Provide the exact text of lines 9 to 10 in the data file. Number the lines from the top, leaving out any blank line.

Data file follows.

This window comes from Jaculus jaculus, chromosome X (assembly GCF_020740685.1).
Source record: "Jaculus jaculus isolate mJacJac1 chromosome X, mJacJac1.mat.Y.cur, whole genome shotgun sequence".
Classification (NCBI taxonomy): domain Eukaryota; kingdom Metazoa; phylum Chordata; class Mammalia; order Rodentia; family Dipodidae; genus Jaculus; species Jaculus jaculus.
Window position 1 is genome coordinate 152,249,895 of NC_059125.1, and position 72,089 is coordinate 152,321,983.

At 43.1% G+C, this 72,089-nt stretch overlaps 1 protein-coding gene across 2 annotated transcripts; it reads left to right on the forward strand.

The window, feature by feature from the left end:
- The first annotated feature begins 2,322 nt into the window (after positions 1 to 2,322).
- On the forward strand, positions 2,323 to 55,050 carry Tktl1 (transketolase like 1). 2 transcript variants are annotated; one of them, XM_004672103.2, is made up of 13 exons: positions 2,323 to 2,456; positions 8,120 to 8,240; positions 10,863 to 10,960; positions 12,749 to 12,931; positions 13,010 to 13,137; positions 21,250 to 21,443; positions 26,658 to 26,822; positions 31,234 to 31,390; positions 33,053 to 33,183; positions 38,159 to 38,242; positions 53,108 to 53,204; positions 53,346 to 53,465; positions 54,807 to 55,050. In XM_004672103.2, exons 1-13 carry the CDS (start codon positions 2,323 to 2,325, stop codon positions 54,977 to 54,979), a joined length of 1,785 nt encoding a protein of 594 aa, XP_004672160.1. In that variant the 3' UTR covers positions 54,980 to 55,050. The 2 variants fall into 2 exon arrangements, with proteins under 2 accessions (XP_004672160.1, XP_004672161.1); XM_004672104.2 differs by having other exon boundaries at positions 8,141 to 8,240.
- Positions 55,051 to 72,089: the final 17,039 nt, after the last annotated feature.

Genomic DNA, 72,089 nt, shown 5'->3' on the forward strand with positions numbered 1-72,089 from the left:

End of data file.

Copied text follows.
- Positions 55,051 to 72,089: the final 17,039 nt, after the last annotated feature.

Genomic DNA, 72,089 nt, shown 5'->3' on the forward strand with positions numbered 1-72,089 from the left: